INDIANAPOLIS (AP) — Scott Dixon answered a few questions and started walking down pit road when he realized he had forgotten something: his wife.
Dixon turned around, grabbed Emma’s hand and took off for what was to be one of the most nerve-wracking rides of his IndyCar career. Disappointment. Disgust. Discomfort. Dixon had to feel them all.
The 41-year-old New Zealander had the car to beat for much of Sunday’s Indy 500 until a late speeding penalty cost him a chance to kiss the bricks at Indianapolis Motor Speedway for the first time since 2008.
Dixon was attempting to make what should have been his final pit stop, with 23 laps remaining, when he locked up the rear tires while braking and got agitated. IndyCar’s sophisticated timing and scoring system flagged his speed, and officials issued a passing penalty that cost him precious seconds and a significant number of places.
He basically had no chance on the stretch.
“It’s just heartbreaking, to be honest,” Dixon said. “It must have been very tight. … I think it was like a mile per hour or something. It’s just frustrating. The car was really good all day. We had a really good speed. The team did an amazing job on the strategy. I just messed up.
He also owned it.
Dixon got out of his #9 Honda, apologized to every crew member he could track down and even went next door to do the same with everyone working in teammate Alex Palou’s box. of Chip Ganassi Racing.
It was a bittersweet ending for sure.
Another Ganassi teammate, Marcus Ericsson, won the Indy 500 after Dixon’s mistake, and his close friend and teammate Tony Kanaan crossed the finish line in third place.
Dixon finished 21st, his fourth-worst result at IndyCar’s showpiece event.
Dixon received a lot of sympathy and support as he rode the grid. Fans cheered his name. Crew members from other teams offered their condolences. Indianapolis native Ed Carpenter stopped Dixon and asked him what happened.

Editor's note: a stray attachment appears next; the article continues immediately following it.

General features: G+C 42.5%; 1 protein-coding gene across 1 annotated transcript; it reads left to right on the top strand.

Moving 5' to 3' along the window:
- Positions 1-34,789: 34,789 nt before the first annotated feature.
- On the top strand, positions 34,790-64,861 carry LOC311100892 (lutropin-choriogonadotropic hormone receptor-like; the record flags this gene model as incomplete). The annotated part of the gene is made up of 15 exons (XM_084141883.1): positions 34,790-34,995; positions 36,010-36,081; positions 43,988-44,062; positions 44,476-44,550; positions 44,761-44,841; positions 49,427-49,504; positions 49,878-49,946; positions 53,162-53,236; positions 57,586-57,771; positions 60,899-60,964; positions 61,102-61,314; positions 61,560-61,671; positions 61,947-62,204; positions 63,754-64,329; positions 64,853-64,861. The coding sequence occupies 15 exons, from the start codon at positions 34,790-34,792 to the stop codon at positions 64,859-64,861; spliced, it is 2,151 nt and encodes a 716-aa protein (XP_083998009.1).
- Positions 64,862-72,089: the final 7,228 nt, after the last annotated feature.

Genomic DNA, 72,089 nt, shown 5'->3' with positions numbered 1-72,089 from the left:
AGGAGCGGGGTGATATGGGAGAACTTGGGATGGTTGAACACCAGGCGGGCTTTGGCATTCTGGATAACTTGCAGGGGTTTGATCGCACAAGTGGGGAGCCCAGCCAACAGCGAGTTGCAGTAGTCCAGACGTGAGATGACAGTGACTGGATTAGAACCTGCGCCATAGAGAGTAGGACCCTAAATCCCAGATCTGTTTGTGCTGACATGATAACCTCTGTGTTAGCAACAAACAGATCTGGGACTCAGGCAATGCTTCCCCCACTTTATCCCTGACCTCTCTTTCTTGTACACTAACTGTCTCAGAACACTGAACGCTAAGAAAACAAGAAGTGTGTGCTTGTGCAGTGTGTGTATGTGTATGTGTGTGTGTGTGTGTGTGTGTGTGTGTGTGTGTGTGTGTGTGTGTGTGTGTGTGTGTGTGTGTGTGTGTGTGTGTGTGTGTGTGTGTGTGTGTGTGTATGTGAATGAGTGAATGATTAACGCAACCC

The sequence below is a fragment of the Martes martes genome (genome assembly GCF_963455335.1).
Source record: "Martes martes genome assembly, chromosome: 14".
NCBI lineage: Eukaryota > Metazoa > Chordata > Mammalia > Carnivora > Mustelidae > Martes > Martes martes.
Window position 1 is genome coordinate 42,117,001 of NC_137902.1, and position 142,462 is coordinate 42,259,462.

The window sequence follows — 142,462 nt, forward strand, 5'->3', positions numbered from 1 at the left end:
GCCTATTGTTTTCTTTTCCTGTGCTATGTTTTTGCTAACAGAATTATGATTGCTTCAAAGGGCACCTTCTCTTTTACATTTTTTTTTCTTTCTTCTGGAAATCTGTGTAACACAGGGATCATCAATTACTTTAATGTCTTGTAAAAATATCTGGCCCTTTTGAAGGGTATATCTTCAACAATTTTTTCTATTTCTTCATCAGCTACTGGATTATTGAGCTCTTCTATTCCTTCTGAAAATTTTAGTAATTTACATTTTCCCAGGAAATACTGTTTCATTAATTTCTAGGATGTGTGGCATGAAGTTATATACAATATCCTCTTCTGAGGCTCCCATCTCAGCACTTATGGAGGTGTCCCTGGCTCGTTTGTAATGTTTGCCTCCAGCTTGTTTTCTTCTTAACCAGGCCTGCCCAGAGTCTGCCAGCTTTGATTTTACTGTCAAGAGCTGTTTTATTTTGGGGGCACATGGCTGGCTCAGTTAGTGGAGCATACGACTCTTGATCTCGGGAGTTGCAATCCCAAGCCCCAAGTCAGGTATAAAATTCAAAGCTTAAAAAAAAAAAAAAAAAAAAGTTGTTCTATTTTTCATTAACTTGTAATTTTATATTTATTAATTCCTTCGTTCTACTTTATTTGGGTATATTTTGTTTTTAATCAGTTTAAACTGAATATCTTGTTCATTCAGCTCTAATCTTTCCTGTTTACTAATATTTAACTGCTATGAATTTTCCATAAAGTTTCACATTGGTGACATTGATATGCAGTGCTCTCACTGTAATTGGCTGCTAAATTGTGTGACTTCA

Kanaan and Dixon shared a long hug. Graham Rahal patted her on the back.
Emma Davies-Dixon asked them both the same question: Why did IndyCar throw up a red flag with five laps to go. Just two years ago, race control was in a similar position – with Scott Dixon second to Takuma Sato – when IndyCar let the race end in yellow.
“Because they are not consistent,” Rahal replied. “They do what they want.”
Kanaan had a different opinion, saying IndyCar made the right call for one main reason.
“I believe we are here for the fans,” Kanaan said. “We hear the fans. Yeah, a lot of people are going to have different opinions about it. … They came here to see a race, a green flag race and a checkered flag race. It was the right choice. …
“That’s what people wanted to do. I completely agree. … If I was in the stands, I want to see a race end under the green.
Scott Dixon declined to comment on the different endgame approaches.
“I don’t know. We were out of it by then, so it didn’t really matter to us,” he said.
But what about 2020?
“Could, should I, should I, right?” ” he said. “That’s why it’s so difficult to win here.”
Dixon had his share of angst in Indy. The six-time IndyCar champion and widely regarded as the greatest driver of his generation, has finished twice in the 500 since his lone victory at the Brickyard 14 years. He started from pole for the fourth time in the last eight years and led a record 95 laps, more than twice as many as Palou and 82 more than Ericsson.
“It was definitely super fast, I had good speed all day,” he said. “I think if things went better we would be in the fight at the end. But obviously not.”
Still, Dixon found himself in the winner’s circle. Despite the heartbreak, his long walk with Emma led them to celebrate with Ericsson and his Ganassi teammates.
“When someone does something good, everyone celebrates,” Ganassi said. “No one is happier than all the other drivers for a team win.”
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